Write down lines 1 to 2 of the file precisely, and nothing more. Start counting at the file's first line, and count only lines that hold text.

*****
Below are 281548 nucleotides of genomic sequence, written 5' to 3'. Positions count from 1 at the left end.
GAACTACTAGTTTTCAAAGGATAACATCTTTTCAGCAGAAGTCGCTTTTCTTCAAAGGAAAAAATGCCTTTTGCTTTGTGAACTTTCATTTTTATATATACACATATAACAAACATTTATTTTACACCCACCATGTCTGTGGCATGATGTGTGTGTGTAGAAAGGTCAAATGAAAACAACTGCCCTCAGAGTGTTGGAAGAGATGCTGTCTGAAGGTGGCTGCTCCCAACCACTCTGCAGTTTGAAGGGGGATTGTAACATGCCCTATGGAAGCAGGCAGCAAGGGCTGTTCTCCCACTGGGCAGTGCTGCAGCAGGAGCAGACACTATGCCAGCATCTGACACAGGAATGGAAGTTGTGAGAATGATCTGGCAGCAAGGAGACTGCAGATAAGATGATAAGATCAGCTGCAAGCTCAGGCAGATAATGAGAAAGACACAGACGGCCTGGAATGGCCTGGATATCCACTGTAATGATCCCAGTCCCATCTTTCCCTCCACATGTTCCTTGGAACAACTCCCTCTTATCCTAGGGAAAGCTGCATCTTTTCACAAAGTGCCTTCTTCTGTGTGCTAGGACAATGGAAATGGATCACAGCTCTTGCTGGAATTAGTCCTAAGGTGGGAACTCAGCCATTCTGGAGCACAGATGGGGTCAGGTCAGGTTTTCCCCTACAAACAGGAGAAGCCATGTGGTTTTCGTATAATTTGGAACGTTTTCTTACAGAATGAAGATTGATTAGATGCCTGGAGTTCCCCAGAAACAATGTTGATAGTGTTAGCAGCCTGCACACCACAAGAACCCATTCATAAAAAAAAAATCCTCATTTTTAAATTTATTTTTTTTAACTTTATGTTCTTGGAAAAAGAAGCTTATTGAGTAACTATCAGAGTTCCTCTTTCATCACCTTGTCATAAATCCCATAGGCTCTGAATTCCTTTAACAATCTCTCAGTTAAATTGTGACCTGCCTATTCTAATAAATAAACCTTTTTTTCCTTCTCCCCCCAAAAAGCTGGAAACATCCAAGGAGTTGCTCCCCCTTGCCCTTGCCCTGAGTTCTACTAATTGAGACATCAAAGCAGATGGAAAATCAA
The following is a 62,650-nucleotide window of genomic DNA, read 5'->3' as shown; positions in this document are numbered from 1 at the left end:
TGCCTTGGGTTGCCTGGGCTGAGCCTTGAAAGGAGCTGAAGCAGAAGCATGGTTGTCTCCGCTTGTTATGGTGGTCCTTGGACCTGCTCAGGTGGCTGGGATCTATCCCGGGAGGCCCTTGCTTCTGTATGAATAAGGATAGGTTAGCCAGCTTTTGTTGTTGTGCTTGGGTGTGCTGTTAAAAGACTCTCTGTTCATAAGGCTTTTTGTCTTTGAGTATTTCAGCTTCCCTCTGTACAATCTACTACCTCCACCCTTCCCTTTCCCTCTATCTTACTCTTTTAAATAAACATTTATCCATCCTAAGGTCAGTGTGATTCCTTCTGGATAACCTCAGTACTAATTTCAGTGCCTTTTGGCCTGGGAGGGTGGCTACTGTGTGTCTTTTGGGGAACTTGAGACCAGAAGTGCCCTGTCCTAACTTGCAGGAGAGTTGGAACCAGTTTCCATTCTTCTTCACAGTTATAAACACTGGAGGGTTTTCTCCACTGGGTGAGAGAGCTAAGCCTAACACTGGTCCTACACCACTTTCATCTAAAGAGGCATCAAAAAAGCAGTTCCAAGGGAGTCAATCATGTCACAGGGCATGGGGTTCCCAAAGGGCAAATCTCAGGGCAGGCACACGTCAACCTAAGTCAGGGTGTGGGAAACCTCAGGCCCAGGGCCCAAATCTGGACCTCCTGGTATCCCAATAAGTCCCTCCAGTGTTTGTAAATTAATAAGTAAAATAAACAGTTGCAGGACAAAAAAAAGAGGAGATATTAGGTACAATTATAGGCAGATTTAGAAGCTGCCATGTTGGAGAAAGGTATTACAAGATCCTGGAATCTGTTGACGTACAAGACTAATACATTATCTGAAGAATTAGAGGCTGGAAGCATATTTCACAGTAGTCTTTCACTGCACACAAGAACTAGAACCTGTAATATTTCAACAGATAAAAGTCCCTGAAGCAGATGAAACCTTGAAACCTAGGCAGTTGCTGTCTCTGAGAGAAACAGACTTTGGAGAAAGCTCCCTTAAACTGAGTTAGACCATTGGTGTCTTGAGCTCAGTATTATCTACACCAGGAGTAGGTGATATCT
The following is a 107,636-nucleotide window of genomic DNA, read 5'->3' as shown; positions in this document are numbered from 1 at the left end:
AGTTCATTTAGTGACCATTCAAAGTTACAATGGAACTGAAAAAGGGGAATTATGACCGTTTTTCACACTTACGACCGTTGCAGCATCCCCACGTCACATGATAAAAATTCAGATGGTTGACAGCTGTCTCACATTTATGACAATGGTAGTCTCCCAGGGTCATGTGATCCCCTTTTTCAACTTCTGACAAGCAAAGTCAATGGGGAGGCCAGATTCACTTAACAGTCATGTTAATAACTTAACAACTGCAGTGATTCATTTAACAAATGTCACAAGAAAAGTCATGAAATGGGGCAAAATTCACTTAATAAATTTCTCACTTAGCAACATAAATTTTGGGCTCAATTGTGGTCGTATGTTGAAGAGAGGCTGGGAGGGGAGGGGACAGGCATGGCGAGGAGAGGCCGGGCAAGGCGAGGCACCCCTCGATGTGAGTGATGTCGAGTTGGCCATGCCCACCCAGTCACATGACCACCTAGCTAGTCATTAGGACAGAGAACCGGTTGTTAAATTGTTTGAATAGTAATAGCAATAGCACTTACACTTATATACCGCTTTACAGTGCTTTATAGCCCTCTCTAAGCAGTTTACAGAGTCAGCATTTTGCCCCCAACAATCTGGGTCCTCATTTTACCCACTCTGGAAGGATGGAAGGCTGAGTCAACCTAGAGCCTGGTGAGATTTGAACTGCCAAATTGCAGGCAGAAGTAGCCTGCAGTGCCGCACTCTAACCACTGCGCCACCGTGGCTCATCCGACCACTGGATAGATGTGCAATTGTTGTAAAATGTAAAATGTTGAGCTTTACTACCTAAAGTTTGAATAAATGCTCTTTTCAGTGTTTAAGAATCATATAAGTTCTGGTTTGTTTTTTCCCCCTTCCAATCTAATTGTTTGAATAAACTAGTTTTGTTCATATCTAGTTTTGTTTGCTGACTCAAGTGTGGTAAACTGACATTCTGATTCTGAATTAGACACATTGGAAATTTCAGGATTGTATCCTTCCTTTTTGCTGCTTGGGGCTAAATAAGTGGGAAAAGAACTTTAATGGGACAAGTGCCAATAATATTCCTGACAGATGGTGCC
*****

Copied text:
Below are 281548 nucleotides of genomic sequence, written 5' to 3'. Positions count from 1 at the left end.
GAACTACTAGTTTTCAAAGGATAACATCTTTTCAGCAGAAGTCGCTTTTCTTCAAAGGAAAAAATGCCTTTTGCTTTGTGAACTTTCATTTTTATATATACACATATAACAAACATTTATTTTACACCCACCATGTCTGTGGCATGATGTGTGTGTGTAGAAAGGTCAAATGAAAACAACTGCCCTCAGAGTGTTGGAAGAGATGCTGTCTGAAGGTGGCTGCTCCCAACCACTCTGCAGTTTGAAGGGGGATTGTAACATGCCCTATGGAAGCAGGCAGCAAGGGCTGTTCTCCCACTGGGCAGTGCTGCAGCAGGAGCAGACACTATGCCAGCATCTGACACAGGAATGGAAGTTGTGAGAATGATCTGGCAGCAAGGAGACTGCAGATAAGATGATAAGATCAGCTGCAAGCTCAGGCAGATAATGAGAAAGACACAGACGGCCTGGAATGGCCTGGATATCCACTGTAATGATCCCAGTCCCATCTTTCCCTCCACATGTTCCTTGGAACAACTCCCTCTTATCCTAGGGAAAGCTGCATCTTTTCACAAAGTGCCTTCTTCTGTGTGCTAGGACAATGGAAATGGATCACAGCTCTTGCTGGAATTAGTCCTAAGGTGGGAACTCAGCCATTCTGGAGCACAGATGGGGTCAGGTCAGGTTTTCCCCTACAAACAGGAGAAGCCATGTGGTTTTCGTATAATTTGGAACGTTTTCTTACAGAATGAAGATTGATTAGATGCCTGGAGTTCCCCAGAAACAATGTTGATAGTGTTAGCAGCCTGCACACCACAAGAACCCATTCATAAAAAAAAAATCCTCATTTTTAAATTTATTTTTTTTAACTTTATGTTCTTGGAAAAAGAAGCTTATTGAGTAACTATCAGAGTTCCTCTTTCATCACCTTGTCATAAATCCCATAGGCTCTGAATTCCTTTAACAATCTCTCAGTTAAATTGTGACCTGCCTATTCTAATAAATAAACCTTTTTTTCCTTCTCCCCCCAAAAAGCTGGAAACATCCAAGGAGTTGCTCCCCCTTGCCCTTGCCCTGAGTTCTACTAATTGAGACATCAAAGCAGATGGAAAATCAA